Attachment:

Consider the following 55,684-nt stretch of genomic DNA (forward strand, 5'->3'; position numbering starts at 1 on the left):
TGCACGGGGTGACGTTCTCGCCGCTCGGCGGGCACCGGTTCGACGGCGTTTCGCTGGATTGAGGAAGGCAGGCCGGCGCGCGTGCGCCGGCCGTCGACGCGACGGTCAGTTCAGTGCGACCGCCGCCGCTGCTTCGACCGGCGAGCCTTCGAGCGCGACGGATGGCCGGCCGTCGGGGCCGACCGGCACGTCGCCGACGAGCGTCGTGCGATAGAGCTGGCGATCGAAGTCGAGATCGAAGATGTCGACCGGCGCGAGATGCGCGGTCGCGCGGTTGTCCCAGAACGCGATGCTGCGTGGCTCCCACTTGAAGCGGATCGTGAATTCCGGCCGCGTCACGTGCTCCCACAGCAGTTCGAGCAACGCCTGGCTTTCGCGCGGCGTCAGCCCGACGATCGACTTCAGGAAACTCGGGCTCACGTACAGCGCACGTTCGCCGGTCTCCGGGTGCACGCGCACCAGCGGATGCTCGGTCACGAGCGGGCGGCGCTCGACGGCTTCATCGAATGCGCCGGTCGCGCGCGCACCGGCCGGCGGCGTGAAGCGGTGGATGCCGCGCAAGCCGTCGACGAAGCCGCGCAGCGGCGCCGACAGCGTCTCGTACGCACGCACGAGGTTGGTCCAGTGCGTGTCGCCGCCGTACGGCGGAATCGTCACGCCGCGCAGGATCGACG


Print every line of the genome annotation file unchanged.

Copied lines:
Consider the following 55,684-nt stretch of genomic DNA (forward strand, 5'->3'; position numbering starts at 1 on the left):
TGCACGGGGTGACGTTCTCGCCGCTCGGCGGGCACCGGTTCGACGGCGTTTCGCTGGATTGAGGAAGGCAGGCCGGCGCGCGTGCGCCGGCCGTCGACGCGACGGTCAGTTCAGTGCGACCGCCGCCGCTGCTTCGACCGGCGAGCCTTCGAGCGCGACGGATGGCCGGCCGTCGGGGCCGACCGGCACGTCGCCGACGAGCGTCGTGCGATAGAGCTGGCGATCGAAGTCGAGATCGAAGATGTCGACCGGCGCGAGATGCGCGGTCGCGCGGTTGTCCCAGAACGCGATGCTGCGTGGCTCCCACTTGAAGCGGATCGTGAATTCCGGCCGCGTCACGTGCTCCCACAGCAGTTCGAGCAACGCCTGGCTTTCGCGCGGCGTCAGCCCGACGATCGACTTCAGGAAACTCGGGCTCACGTACAGCGCACGTTCGCCGGTCTCCGGGTGCACGCGCACCAGCGGATGCTCGGTCACGAGCGGGCGGCGCTCGACGGCTTCATCGAATGCGCCGGTCGCGCGCGCACCGGCCGGCGGCGTGAAGCGGTGGATGCCGCGCAAGCCGTCGACGAAGCCGCGCAGCGGCGCCGACAGCGTCTCGTACGCACGCACGAGGTTGGTCCAGTGCGTGTCGCCGCCGTACGGCGGAATCGTCACGCCGCGCAGGATCGACG